Not that she felt so great taking a shot while standing barefoot in a slimy lake.
“I’ve never done anything like that and I must say, it was really gross,” Korda said about her adventure at No. 18 midway through an 7-under 64 that left her a stroke behind first-round leader Ayaka Furue on Thursday in the fourth major of 2022.
Korda’s approach shot at the par-5 18th hole — her ninth of the day after starting at No. 10 — ended up rolling down a bank on the front right of the green and into the water. Her caddie ran up to the green and saw it was possible to make contact with the ball, so Korda removed her golf shoes, waded into the lake, and splashed out to the edge of the green.
Korda went on to make par.
“It was really slimy,” Korda said, making a face before laughing.
The American missed a 12-foot birdie putt at her last hole but still shot her lowest round of the year, continuing her impressive comeback after time out following surgery on a blood clot in her arm.
This is her fifth event since returning to competitive action on June 16 and she has three top-10s in that time. She was No. 1 in the world when she stopped playing and now is No. 3.
“I think I’m a little more chill about it all,” she said. “I’m trying to enjoy myself as much as possible on the golf course.
“I don’t know if my caddie will agree because I do obviously get frustrated here and there but I am trying to remind myself that I’m lucky to be out there. Just enjoy every moment.”
That’s pretty much what Furue did.
A seven-time winner in her native Japan, the No. 31-ranked Furue is looking to back up a fourth-place finish at the major in France last year and rolled in nine birdies after her solitary bogey, at No. 13.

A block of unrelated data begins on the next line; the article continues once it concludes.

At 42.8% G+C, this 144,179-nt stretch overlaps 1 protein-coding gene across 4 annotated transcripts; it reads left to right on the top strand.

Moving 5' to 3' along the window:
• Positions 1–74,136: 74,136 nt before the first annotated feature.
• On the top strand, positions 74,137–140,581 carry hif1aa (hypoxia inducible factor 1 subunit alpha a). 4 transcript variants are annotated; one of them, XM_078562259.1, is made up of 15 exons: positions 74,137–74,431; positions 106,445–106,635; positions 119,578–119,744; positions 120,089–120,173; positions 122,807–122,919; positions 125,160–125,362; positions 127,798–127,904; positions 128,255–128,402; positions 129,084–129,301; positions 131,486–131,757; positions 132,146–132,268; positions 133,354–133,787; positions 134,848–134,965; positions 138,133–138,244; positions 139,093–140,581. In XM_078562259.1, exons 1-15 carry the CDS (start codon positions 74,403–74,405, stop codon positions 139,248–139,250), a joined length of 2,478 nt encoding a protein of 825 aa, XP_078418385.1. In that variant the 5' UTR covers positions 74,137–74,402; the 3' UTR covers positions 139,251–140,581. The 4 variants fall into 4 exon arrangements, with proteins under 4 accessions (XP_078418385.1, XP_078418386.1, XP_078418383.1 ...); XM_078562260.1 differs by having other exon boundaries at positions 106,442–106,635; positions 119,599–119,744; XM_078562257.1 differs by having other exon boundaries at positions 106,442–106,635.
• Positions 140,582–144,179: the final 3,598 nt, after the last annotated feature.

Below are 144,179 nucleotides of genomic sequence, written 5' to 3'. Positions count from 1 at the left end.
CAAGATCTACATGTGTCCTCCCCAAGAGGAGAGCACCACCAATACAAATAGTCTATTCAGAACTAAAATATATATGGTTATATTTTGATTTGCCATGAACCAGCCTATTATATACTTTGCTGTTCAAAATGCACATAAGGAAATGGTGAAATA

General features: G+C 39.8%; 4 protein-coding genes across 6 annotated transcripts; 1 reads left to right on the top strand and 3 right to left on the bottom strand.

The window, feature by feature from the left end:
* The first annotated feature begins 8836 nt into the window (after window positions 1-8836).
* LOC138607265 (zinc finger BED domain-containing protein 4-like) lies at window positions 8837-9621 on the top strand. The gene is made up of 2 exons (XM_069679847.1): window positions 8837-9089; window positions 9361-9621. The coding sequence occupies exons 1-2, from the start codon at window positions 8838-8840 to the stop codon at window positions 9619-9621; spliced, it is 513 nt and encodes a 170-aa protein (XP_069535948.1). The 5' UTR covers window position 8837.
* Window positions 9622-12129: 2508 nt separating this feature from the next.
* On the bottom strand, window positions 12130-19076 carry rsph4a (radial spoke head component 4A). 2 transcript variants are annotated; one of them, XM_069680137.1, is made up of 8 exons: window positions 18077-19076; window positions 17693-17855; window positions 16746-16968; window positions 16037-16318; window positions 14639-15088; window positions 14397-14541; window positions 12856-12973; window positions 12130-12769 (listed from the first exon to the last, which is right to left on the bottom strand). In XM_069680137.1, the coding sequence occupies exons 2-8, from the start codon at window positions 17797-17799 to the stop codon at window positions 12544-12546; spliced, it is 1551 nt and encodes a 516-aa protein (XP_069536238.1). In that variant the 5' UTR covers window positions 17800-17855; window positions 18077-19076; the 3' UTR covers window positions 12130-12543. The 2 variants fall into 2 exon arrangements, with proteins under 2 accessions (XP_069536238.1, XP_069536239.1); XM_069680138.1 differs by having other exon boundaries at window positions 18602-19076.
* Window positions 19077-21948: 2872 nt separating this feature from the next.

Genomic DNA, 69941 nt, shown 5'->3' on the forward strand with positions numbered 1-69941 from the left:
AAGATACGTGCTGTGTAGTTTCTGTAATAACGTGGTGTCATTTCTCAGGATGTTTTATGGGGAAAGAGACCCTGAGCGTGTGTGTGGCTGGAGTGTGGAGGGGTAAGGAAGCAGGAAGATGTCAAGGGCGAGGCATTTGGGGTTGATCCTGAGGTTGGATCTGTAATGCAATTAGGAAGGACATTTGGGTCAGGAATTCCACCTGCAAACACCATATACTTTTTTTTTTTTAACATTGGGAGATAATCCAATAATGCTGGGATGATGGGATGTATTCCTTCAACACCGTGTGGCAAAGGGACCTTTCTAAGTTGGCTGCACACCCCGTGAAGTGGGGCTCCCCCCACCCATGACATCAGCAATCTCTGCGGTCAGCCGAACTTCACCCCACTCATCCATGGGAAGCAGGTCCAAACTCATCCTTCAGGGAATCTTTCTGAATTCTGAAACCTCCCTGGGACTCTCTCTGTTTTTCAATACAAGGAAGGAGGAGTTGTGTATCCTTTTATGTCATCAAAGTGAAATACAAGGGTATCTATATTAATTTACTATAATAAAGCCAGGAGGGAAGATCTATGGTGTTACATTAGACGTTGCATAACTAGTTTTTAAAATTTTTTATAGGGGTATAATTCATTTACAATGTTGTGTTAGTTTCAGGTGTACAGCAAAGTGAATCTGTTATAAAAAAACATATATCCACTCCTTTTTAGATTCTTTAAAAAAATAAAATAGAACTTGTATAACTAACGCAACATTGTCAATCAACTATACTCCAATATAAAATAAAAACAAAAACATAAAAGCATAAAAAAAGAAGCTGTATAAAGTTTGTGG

She responded by making birdie at six of her next eight holes and then three of her last four. The one at No. 9, her last hole, was from 8 feet and ensured she shot 63 for her lowest round at a major.
Korda was tied for second place with No. 10-ranked Brooke Henderson of Canada, who posted 64 by holing a double-breaker for eagle at No. 9, also her last hole.
American golfer Cheyenne Knight was in the clubhouse in fourth place at 6 under, a stroke ahead of top-ranked Jin Young Ko and another two-time major champion, Lydia Ko.
In Gee Chun, who won the Women’s PGA Championship last month, was in a tie for 10th place at 4 under.
HAPPY HENDERSON HAVING GREAT TIME AT EVIAN
Anxiety is golf’s greatest enemy. You can always find a different reason for a slump if you look hard enough, something in the swing or stroke – the clubface is here or there; the plane is too this or too that – but the World Golf Hall of Fame is full of funky golf swings. On the other hand, there are mini-tour ranges around the world littered with people you’ve never heard of who have picture-perfect moves. The difference is confidence and mental freedom. How secure are you? How happy?